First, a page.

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Cuomo shares ideas for improving education, economic growth


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Gov. Andrew Cuomo presented his ideas for improving education in New York. Photo by Erika Karp

March 01, 2013 | 09:42 AM
New York State Gov. Andrew Cuomo presented some of the core pieces of his State of the State address at Stony Brook University on Thursday afternoon, including plans to create a better education system, bring businesses to New York and submit a tax-neutral budget on time.

Inside the Charles B. Wang Center theater, Cuomo told his audience the first part of his agenda is to focus on the closely linked areas of education and jobs.

President Dr. Samuel Stanley Jr., Suffolk County Executive Steve Bellone, Long Island Association President and Stony Brook Council Chairman Kevin Law, billionaire hedge fund manager and philanthropist Jim Simons, and county Legislators Sarah Anker (D-Mount Sinai) and Kara Hahn (D-Setauket) were all in attendance.

"We are not educating all of our children to the fullest," Cuomo said. "Some children are getting a world class education and some children are being left behind and that's the truth and we're better than that."

The governor discussed his plans to begin the transition to longer school days and/or years.

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Gov. Andrew Cuomo talked about improving education and growing the economy. Photo by Erika Karp
"The other countries are bypassing us in terms of education. … There's not a lot of mystery to this. The other countries educate their children more," he said.

Cuomo said he understands change is hard and wants to leave the decision to local school districts. The state will pick up the cost if a district does decide to make the transition.

When asked at a press conference following his presentation about his response to Long Islanders rallying to get their "fair share" of state education aid, Cuomo said everyone around the state should have their fair share, but how to determine what is fair becomes controversial.

"On a statewide basis you're trying to do two things," Cuomo said. "You're trying to obviously respect people's contribution rates, but you're also trying to help the poor school districts who don't have the local tax base. So fair, yes, but how you define fair, that becomes everything."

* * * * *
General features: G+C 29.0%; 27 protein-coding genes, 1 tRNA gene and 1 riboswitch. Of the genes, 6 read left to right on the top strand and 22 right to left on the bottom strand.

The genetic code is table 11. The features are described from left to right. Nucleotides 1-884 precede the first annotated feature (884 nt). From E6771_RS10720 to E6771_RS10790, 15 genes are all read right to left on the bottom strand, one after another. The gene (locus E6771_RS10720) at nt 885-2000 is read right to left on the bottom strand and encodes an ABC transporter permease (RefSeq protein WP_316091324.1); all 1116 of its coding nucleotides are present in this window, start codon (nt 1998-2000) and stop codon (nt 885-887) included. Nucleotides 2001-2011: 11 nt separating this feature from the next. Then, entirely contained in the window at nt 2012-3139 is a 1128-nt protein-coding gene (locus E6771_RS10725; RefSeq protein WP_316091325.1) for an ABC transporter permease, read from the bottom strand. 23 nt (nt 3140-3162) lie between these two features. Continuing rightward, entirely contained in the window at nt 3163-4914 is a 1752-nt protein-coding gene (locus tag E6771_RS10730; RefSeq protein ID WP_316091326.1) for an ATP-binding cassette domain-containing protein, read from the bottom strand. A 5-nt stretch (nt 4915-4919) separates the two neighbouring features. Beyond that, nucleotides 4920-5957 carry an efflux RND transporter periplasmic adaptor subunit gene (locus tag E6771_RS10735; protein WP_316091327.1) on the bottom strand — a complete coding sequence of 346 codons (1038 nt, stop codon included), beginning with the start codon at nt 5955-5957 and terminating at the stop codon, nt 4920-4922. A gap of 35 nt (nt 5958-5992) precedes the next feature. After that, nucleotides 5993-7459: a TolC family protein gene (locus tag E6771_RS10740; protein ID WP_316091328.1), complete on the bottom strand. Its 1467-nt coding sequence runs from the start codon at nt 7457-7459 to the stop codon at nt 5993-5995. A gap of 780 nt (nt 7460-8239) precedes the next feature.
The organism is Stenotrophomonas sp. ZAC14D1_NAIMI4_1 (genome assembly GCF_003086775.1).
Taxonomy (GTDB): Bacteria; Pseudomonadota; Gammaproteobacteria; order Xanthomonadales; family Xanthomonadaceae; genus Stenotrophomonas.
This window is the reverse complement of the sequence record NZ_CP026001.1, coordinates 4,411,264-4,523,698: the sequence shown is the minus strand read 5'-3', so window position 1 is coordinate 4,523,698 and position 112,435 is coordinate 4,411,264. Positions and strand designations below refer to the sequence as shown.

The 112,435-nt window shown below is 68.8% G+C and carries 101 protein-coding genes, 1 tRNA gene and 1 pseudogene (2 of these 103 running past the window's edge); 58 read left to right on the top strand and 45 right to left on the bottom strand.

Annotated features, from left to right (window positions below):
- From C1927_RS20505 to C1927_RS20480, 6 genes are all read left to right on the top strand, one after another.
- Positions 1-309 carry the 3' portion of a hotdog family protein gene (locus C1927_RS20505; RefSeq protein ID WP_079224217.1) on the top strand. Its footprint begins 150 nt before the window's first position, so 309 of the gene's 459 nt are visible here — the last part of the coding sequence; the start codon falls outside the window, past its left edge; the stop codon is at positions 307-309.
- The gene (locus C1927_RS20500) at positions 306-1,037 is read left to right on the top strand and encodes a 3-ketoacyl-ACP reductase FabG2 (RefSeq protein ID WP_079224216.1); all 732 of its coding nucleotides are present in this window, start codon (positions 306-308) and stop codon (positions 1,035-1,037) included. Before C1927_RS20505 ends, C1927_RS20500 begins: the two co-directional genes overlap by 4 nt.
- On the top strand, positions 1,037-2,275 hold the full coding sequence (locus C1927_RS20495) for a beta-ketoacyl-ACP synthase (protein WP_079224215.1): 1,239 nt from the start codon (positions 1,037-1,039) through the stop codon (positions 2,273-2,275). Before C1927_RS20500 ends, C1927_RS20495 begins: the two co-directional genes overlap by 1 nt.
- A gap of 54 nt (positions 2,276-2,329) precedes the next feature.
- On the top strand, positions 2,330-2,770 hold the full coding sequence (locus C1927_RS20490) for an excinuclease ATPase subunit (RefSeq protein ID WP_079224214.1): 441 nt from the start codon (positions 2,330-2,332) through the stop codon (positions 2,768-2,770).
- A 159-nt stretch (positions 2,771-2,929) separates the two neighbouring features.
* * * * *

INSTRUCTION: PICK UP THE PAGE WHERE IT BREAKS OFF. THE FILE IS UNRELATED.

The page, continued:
To grow regional economies like Long Island's, Cuomo said during his presentation the state's Regional Economic Development Councils would continue to work to bring together entrepreneurs, academics and business leaders. He added that this year, he would focus on a key economic challenge known as the technology transfer, the period during which high-tech ideas and inventions transition from the academic sphere to the commercial sphere.

"[In] New York we have the schools producing the ideas," Cuomo said. "We have the young people. We have the brilliance. But they don't become businesses in New York. They leave New York to become businesses."

Cuomo said in order to fix the issue, the state will offer a program that will establish partnerships between the private sector and universities and colleges to help grow new businesses. The businesses would not have to pay taxes as they get off the ground and would receive free support services from the state to help them grow and stay in New York.

The governor also received rounds of applause from the audience for proposals like raising minimum wage to $8.75 and the Women's Equality Act, which includes provisions to stamp out sexual harassment and human trafficking, among others.

In his introduction, Stanley said it was fitting the governor chose Stony Brook to talk about his plans.

"Education is the engine in growing an economy and the SUNY system and our universities play a major role in the state," Stanley said. "We are educating and preparing our students to join the workforce. We are invested in research to come up with the latest ideas to make New York a leader in technology and education and to attract business to come to our state."

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    Fair Share
    March 03, 2013 | 08:24 AM

    Fair as an adverb means; without trying to achieve unjust advantage. So why should fair share be considered controversial? Your allocation of education dollars is the opposite of the definition of fair. If 80% of LI school districts can not even apply for education grants, well yeah we might just consider it an unjust advantage to the 20% who would qualify.

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